Ukraine is dealing with a mammoth number of cases, its capacity is clearly overstretched, also considering their limited experience in dealing with war crimes. Ukrainian prosecutors, police and security services are extremely committed and well qualified for the most part. Despite the deficiencies, it's a country with a strong legal system with professionals in forensics, analysis and legal reasoning. The first months were overwhelming and it was extremely difficult for prosecutors and police to coordinate with the military while also working on a criminal investigation. Slowly but surely they are working with patterns of violations as opposed to just individual incidents. One obstacle is the Ukrainian procedure under which any crime, regardless of its gravity, must be registered and go through some process before it's closed. It means that officials would have on their desk a file about a stolen bicycle next to one of a double rape and murder.
How did you include survivors and witnesses in the process?
Survivors are at the centre of our work. It is incredible to see how people in these terrifying circumstances think about abstract notions such as justice.
We represent them but also they're all represented by lawyers in the countries where the cases are filed. In the three German cases, they all have also a German lawyer. This enables them to be properly represented in the national process and have certain rights as parties to the case. However, while legal representation is our main job, depending on the need we provide other support, be it medical, psychological or administrative, for example to get travel documents.
We really try to stay with them throughout the process. The investigation took about a year: we called them regularly, to say that we hadn't forgotten them, that we were working on the case, but it was not ready yet. They were all so patient and supportive. Their trust in us and in the process is what drives us. It is easy to become impersonal when you drown in legal documents and open source, staring at satellite imagery maps and trying to spot details. It's always the survivors, the witnesses who bring us back to the human side of what we do.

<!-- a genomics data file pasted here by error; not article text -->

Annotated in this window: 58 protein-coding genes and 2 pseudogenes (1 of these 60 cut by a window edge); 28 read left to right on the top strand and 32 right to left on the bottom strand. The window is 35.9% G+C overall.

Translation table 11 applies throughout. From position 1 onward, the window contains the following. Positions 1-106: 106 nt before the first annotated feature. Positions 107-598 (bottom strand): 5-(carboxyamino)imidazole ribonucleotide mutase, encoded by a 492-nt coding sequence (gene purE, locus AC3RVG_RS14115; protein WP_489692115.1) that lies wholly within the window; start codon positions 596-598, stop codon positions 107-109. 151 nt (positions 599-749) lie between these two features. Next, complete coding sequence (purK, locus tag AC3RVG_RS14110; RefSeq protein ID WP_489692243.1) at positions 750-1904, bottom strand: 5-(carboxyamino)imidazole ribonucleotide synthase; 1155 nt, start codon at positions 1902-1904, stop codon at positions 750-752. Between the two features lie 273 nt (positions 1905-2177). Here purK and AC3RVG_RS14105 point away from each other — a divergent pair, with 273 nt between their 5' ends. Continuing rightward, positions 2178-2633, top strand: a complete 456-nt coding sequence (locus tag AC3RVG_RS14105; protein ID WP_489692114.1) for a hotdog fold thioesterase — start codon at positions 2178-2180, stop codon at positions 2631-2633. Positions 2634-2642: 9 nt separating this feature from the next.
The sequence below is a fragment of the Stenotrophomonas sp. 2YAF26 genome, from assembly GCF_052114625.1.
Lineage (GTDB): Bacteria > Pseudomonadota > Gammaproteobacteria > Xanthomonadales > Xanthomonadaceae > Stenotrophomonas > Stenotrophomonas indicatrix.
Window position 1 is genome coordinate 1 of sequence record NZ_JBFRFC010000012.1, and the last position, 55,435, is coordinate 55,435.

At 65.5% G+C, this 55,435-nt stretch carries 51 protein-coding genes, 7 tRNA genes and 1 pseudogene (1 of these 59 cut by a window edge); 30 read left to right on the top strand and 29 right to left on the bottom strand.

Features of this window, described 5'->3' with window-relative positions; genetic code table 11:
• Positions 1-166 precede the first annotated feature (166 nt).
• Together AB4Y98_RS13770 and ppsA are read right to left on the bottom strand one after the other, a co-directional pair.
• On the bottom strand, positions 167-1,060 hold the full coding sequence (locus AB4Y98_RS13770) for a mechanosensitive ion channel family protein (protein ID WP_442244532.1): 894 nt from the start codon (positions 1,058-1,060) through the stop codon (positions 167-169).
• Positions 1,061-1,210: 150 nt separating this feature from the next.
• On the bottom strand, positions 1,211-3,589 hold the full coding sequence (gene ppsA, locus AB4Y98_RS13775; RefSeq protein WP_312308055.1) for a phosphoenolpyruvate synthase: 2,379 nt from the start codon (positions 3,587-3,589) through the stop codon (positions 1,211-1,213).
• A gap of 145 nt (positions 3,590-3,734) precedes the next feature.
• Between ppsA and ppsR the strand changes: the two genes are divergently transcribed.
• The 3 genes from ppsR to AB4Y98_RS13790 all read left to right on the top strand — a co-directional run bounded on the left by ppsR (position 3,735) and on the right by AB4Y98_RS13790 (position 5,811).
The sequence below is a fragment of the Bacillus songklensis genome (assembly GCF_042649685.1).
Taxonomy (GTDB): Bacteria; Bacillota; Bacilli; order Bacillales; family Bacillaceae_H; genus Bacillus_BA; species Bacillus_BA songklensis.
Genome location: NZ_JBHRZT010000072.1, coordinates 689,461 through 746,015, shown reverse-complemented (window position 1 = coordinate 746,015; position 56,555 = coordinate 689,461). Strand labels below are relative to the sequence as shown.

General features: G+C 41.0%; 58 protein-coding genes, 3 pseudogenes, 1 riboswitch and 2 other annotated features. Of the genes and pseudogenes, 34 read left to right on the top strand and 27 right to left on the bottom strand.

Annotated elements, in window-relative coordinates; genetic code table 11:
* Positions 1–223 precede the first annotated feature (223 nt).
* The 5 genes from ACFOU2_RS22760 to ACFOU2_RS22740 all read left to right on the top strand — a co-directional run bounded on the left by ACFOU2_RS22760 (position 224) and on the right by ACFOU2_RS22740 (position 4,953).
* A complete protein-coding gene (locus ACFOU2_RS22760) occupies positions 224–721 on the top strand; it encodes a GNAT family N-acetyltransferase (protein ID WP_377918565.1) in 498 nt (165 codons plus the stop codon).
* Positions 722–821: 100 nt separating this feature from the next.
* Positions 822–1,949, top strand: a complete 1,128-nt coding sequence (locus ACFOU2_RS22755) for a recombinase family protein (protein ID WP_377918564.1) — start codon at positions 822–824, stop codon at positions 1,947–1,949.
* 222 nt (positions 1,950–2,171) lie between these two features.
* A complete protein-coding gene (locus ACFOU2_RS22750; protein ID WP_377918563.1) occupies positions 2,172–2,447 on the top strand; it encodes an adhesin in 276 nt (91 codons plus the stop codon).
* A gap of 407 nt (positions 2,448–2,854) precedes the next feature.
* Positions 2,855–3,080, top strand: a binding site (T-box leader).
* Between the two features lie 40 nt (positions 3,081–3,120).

The cases are now with Germany’s federal prosecutors in Karlsruhe, where the war crimes court sits. What's happening now?
Prosecutors are processing our documentation, comprising thousands of pages, and we stand ready to provide any additional information. Should they agree with our analysis, they will open a formal investigation and issue international warrants, including to Interpol, to allow the perpetrators’ arrest in case they leave Russia.
Once the formal investigation is open, we’ll facilitate access to survivors and witnesses for official statements. Some are actually in Germany and this contributed to choosing to submit the cases there.
Can Germany lead the way on bringing justice for war crimes, having also in mind cases in the context of the Syrian war?
German prosecutors had significant successes in recent years, also in cases related to Islamic State commanders. They are closely in touch with prosecution offices in other countries. It is a long-term strategy, but if our cases progress they send a signal to other countries that it's not particularly scary or politically costly to change the laws [to bring them in line with Germany’s] and allow a broad application of universal jurisdiction. Outside Europe, Argentina has also been pioneering the application of absolute universal jurisdiction: prosecutors recently opened a case related to Myanmar and we filed one related to Venezuela.
We really want to file in countries that actually have not had universal jurisdiction cases before, for example, Poland or Slovakia or Moldova, which have good laws but have no experience. With millions of Ukrainians now living in Poland it would make a lot of sense for Polish prosecutors to look into what they can do to establish accountability.